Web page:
off-topic: summary on Internet traffic growth History
bensons at queuefull.net
Wed Aug 11 17:20:57 CDT 2010
On 11 Aug 10, at 2:10 PM, Chris Boyd wrote:
> My recollection is that Worldcom bought out MFS. UUnet was a later acquisition by the Worldcom monster (no, no biases here :-). While this was going on MCI was building and running what was called the BIPP (Basic IP Platform) internally. That product was at least reasonably successful, enough so that some gummint powers that be required divestiture of the BIPP from the company that would come out of the proposed acquisition of MCI by Worldcom. The regulators felt that Worldcom would have too large a share of the North American Internet traffic. The BIPP went with BT IIRC, and I think finally landed in Global Crossing's assets.
Actually, Cable & Wireless acquired the BIPP after regulators forced Worldcom to divest one of their networks. C&W developed a new network architecture as an evolution of BIPP called "N3", based on MPLS as an ATM replacement for TE. (Perhaps somebody that worked at C&W back then can comment on N3; I can't recall what it stood for.) After a few years, C&W reorganized their American operations into a separate entity, which subsequently went bankrupt. Savvis (my current employer) bought the assets out of bankruptcy court. We then upgraded the N3 network to support better QoS, higher capacity, etc, and call it the "ATN" (Application Transport Network). The current Savvis core network, AS3561, is thus the evolved offspring of the MCI Internet Services / Internet-MCI network.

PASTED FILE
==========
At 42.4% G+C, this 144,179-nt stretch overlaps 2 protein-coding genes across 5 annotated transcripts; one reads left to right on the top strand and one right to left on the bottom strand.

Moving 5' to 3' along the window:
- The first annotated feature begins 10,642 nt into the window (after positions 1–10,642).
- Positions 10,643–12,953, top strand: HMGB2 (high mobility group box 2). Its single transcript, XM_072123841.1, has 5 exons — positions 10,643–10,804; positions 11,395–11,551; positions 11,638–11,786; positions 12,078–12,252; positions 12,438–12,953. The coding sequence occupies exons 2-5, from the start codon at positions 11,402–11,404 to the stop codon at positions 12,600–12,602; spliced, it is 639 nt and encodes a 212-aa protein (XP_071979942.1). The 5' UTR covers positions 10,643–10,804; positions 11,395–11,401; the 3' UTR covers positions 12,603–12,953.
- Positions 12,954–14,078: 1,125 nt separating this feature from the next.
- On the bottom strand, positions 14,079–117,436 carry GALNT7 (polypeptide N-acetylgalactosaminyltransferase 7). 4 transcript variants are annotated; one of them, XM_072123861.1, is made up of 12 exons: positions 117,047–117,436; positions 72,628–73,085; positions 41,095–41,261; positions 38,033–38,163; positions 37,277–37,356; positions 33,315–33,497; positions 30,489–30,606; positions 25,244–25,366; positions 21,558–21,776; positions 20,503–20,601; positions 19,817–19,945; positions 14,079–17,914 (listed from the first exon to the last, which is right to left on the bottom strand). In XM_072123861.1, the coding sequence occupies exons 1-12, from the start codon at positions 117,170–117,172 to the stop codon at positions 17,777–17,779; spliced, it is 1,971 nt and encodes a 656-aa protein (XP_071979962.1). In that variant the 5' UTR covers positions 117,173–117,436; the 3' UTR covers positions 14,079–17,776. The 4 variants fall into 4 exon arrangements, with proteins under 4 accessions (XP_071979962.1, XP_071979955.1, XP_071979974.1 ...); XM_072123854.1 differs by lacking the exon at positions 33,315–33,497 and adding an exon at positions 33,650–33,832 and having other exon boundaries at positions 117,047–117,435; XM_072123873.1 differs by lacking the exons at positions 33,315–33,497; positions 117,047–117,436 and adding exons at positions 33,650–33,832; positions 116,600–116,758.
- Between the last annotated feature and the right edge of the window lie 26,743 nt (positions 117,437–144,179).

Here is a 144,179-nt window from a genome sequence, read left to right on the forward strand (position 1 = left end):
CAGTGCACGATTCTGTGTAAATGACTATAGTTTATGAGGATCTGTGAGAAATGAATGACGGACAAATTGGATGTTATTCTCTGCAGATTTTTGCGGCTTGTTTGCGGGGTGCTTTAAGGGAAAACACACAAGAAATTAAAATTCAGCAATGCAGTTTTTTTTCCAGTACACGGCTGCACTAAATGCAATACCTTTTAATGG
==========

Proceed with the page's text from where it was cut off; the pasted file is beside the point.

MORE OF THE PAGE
Of course, before all of this, MCI built the network as a commercial Internet platform in parallel to their ARPA network. That's before my time, unfortunately, so I don't know many details. For instance I'm uncertain how the ASN has changed over the years. Anybody with more history and/or corrections would be appreciated.
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